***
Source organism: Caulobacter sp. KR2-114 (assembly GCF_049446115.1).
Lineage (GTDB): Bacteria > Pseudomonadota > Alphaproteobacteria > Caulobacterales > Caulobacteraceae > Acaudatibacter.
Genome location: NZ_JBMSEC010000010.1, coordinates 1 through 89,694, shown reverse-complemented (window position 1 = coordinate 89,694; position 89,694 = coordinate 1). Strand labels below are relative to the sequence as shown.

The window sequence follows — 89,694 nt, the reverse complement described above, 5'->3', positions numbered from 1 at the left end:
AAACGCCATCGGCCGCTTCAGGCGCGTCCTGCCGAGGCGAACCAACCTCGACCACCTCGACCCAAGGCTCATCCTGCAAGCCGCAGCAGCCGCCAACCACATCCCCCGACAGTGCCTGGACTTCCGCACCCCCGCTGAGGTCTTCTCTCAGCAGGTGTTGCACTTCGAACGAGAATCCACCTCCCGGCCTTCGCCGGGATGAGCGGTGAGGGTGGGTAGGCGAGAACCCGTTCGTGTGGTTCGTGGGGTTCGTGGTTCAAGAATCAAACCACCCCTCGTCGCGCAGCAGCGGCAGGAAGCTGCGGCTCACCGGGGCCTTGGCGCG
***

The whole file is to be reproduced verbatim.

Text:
Source organism: Caulobacter sp. KR2-114 (assembly GCF_049446115.1).
Lineage (GTDB): Bacteria > Pseudomonadota > Alphaproteobacteria > Caulobacterales > Caulobacteraceae > Acaudatibacter.
Genome location: NZ_JBMSEC010000010.1, coordinates 1 through 89,694, shown reverse-complemented (window position 1 = coordinate 89,694; position 89,694 = coordinate 1). Strand labels below are relative to the sequence as shown.

The window sequence follows — 89,694 nt, the reverse complement described above, 5'->3', positions numbered from 1 at the left end:
AAACGCCATCGGCCGCTTCAGGCGCGTCCTGCCGAGGCGAACCAACCTCGACCACCTCGACCCAAGGCTCATCCTGCAAGCCGCAGCAGCCGCCAACCACATCCCCCGACAGTGCCTGGACTTCCGCACCCCCGCTGAGGTCTTCTCTCAGCAGGTGTTGCACTTCGAACGAGAATCCACCTCCCGGCCTTCGCCGGGATGAGCGGTGAGGGTGGGTAGGCGAGAACCCGTTCGTGTGGTTCGTGGGGTTCGTGGTTCAAGAATCAAACCACCCCTCGTCGCGCAGCAGCGGCAGGAAGCTGCGGCTCACCGGGGCCTTGGCGCG